‘Squeeze play’ on Machinists is reality elites failed to feel | Local News | The Seattle Times.
I am very pleased to say that I am a subscriber of the only Seattle newspaper still in print – the Seattle Times. This newspaper writes and publishes varying opinions on local and global issues – even when one journalist disagrees with his or her fellow journalists or – dare I say – the Editors of the paper. A timely example of freedom of the press was displayed during the showdown between the aerospace machinists unions representing Puget Sound Boeing machinists (blue collar workers) and the higher-up Boeing management who replaced Seattle with Chicago as their ivory tower home base in the year 2001.
(Photo credit: Wikipedia)
Washington State Governor, Jay Inslee, asked for – and received – a special legislative session to present a bill that would award Boeing with delightful tax incentives to entice the company to continue the practice of building their airplanes in the greater Seattle area, a/k/a the Puget Sound region. This bill was passed but was contingent on the machinists agreeing to an extension of their current union contract period from 2016 to the year 2024. Additionally, the newly revised contract would not come close to resembling the current contract that both the machinists and the Boeing executives agreed upon when signed a few years back. If the union membership would vote “Yes” on this newly devised contract, Boeing would keep the 777X in Washington forever more. If the machinists voted “No” on the contract, Boeing leadership would approach other non-local Boeing sites – those not in Washington State. Now why would this Washington business want to give their work to another state’s economy? It’s all about the unions, baby.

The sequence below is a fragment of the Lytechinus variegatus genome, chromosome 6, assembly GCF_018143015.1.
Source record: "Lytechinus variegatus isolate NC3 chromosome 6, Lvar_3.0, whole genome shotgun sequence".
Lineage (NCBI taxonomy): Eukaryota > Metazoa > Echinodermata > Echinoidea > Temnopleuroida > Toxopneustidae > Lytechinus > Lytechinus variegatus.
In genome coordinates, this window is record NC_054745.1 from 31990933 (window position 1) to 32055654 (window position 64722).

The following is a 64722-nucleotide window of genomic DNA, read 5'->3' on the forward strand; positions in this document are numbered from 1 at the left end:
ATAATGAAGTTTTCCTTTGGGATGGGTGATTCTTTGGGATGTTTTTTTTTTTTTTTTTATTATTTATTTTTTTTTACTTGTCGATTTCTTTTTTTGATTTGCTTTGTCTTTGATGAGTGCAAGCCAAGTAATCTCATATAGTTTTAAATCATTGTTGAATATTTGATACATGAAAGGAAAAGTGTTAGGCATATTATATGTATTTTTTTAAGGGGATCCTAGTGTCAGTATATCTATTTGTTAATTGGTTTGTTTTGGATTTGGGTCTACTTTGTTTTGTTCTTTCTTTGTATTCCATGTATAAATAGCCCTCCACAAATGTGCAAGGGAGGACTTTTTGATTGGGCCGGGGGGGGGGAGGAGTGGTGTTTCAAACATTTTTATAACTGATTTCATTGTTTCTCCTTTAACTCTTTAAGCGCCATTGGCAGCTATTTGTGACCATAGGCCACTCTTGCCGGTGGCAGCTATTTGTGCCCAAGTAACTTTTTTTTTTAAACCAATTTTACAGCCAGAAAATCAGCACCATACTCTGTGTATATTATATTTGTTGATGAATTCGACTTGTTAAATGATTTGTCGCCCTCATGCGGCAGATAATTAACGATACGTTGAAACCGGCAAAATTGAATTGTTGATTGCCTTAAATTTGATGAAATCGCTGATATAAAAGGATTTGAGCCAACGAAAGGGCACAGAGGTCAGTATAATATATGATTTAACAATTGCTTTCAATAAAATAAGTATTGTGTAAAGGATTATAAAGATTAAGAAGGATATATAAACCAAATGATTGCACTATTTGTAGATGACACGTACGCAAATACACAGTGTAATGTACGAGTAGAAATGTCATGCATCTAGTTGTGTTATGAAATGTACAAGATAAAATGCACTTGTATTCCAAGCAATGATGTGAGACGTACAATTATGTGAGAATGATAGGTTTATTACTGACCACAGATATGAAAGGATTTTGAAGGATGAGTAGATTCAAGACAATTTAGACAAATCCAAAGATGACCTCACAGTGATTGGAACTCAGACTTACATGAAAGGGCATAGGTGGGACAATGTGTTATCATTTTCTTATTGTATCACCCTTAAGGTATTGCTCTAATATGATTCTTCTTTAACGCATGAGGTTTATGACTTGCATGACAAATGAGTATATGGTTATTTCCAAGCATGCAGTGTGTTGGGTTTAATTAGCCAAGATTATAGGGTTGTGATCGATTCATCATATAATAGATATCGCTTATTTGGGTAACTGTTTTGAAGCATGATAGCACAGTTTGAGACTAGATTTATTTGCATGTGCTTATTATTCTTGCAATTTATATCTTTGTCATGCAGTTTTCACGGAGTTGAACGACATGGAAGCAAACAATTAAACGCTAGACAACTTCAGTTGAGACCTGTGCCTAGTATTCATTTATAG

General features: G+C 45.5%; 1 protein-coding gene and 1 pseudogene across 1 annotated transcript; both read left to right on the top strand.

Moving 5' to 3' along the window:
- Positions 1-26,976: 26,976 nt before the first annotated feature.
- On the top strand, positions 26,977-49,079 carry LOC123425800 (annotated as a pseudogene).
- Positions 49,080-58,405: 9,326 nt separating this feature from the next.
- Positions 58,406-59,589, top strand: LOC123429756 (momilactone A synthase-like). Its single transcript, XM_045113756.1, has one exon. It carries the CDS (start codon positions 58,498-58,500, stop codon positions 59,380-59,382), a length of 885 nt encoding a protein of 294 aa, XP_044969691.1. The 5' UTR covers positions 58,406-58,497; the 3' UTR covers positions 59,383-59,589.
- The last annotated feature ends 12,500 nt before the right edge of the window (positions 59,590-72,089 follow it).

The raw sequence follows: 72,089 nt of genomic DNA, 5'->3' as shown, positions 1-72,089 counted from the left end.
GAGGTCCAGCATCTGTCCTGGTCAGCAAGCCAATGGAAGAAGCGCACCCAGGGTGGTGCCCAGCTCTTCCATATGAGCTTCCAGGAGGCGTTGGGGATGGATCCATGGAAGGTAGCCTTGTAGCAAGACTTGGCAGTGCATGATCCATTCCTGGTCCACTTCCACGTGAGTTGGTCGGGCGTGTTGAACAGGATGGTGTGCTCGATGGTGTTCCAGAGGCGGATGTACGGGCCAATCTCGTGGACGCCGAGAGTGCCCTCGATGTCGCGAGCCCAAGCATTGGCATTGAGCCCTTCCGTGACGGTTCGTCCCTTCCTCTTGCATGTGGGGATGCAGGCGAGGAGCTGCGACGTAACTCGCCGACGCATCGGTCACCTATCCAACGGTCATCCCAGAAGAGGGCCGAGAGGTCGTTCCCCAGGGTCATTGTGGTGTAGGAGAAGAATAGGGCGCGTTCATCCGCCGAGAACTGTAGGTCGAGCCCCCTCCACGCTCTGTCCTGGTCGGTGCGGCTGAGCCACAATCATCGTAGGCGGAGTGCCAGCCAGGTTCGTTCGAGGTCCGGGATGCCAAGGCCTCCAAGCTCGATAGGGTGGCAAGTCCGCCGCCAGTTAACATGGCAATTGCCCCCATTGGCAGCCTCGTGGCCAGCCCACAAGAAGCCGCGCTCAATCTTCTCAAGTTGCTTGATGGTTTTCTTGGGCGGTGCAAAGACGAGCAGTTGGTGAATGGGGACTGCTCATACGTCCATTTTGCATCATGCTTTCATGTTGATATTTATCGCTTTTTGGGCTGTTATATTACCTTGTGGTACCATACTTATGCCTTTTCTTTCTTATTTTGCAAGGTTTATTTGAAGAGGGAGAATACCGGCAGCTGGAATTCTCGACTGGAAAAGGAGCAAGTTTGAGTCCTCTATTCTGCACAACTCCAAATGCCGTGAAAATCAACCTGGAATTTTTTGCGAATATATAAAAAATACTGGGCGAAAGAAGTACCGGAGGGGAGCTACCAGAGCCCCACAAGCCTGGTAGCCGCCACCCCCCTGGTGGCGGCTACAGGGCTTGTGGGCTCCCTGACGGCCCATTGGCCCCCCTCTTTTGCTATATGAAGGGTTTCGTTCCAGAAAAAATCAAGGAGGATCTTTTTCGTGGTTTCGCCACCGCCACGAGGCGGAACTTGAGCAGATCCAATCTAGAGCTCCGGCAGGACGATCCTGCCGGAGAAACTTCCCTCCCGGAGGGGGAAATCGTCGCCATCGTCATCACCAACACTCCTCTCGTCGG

Boeing leadership, and the major shareholders of Boeing stock, are sick and tired of machinists and engineers caring about – and fighting for – their rights regarding employee benefits. Shifting work to non-union locations means that the company doesn’t have to deal with the petty demands of their dedicated workers who are just trying to make a decent living now, while building a decent retirement for later. One of the major take-aways of the newly crafted contract is the cessation of the machinist’s pension plan, replacing it with a traditional 401(k) savings plan. Go ahead and say it – many people are thinking the same thing you are: “Shit! Companies all over the United States are ending employee pensions and cutting back. You SOB Boeing machinists should stop your whining and just be glad that you have a job!”